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GM to invest $100 million in New York parts plant

By Neale Gulley

ROCHESTER, New York (Reuters) - General Motors Co <GM.N> said on Tuesday it will invest $100 million in a New York parts plant that the company and union officials say was kept from closing because workers there agreed to "second-tier" wage levels designed to keep U.S. automakers competitive.

GM will make a new fuel injection product line at the Rochester plant, securing hundreds of jobs while also creating an additional 30 hourly jobs, New York Gov. Andrew Cuomo said. The plant currently employs 826 people.

GM's vice president for labor relations, Cathy Clegg, said the company has now announced investment of $1.1 billion at six North American plants to develop and produce the fuel-efficient "Gen V" small block engine that will be used primarily in full-sized trucks starting in the 2013 model year.

The new hires will boost to 675 the number of hourly wage workers at the Rochester plant, where most workers get the "second-tier" or "entry level" pay as low as $14.50 per hour -- about half the pay of veteran auto workers.

A two-tier wage system was instituted among the major U.S. automakers and the United Auto Workers union, mainly for new hires. Workers at the 72-year-old Rochester parts plant agreed to accept lower wages in 2007 when Delphi owned the plant, as part of that company's bankruptcy reorganization.

UAW Local 1097 President Dan Mahoney said the Rochester plant was almost closed in 2006. The Rochester plant opened in 1939 as a GM property, was later part of Delphi as it was spun off from GM, and was then taken back in 2009 by GM.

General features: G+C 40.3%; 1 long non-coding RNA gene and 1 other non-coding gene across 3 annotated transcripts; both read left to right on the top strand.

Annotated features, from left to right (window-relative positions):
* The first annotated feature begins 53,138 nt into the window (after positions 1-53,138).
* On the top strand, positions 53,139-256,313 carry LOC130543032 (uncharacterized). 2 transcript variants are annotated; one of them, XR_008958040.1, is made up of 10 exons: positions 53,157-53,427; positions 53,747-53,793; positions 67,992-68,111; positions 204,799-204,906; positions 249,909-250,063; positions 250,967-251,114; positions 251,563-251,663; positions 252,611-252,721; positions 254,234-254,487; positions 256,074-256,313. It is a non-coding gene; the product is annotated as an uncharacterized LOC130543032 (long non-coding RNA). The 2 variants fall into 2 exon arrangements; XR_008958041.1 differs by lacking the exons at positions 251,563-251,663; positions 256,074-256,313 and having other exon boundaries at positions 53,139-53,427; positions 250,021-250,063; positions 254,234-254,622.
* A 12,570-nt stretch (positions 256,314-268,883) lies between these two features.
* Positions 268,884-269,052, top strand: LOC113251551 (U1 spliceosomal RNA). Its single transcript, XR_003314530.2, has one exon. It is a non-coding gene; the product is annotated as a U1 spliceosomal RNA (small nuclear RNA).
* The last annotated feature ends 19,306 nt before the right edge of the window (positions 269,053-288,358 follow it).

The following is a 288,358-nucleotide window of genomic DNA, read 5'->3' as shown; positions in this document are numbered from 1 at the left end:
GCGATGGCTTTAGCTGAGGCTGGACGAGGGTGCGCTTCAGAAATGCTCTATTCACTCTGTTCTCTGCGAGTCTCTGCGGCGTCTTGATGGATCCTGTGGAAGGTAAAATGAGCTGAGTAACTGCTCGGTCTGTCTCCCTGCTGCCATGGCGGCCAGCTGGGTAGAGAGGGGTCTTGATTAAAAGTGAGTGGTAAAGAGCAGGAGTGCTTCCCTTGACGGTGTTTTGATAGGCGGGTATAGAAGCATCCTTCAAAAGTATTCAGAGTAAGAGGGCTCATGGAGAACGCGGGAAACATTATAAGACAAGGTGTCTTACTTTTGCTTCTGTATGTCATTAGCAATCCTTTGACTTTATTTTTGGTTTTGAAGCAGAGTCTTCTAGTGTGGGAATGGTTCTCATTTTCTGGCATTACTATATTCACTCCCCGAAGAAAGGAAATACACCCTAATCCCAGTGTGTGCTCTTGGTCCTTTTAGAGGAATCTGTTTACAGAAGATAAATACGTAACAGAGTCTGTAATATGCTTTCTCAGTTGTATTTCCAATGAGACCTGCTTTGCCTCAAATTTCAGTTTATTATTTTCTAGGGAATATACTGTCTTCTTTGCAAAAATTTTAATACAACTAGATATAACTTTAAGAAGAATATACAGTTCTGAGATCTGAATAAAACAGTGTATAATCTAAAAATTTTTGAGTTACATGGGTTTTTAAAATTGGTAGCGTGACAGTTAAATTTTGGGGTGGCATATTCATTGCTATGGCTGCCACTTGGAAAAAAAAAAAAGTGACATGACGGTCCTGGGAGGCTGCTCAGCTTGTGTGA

At its peak 20 years ago, Mahoney said, 6,000 people worked at the Rochester plant.

The UAW's current contract with GM, Ford Motor Co <F.N> and Chrysler Group LLC expires in September and the future of two-tier wages is expected to be a key issue in upcoming talks.

Joe Ashton, UAW's vice president for GM relations, said it is too early to talk about the fate of two-tier pay. But he and other UAW executives have said that it is a key component to allowing U.S. automakers to compete with foreign automakers that have lower wage and benefit costs.

"I think the thing that gets lost about second tier is that second tier eventually becomes first tier," Ashton said.

GM's new chief financial officer, Dan Ammann, told analysts last week the company would agree to variable labor cost increases, like profit-linked bonuses for workers, to avoid larger, structural contract cost increases like health care.

Ashton declined to comment, saying he will save that for the negotiations.

GM said the jobs in Rochester were kept from moving outside the United States by a combination of the second-tier wages and a $3 million capital grant and $1.82 million in jobs program benefits from New York.

(Additional reporting by Ben Klayman in Detroit; Editing by Derek Caney, Bernie Woodall and Gerald E. McCormick)

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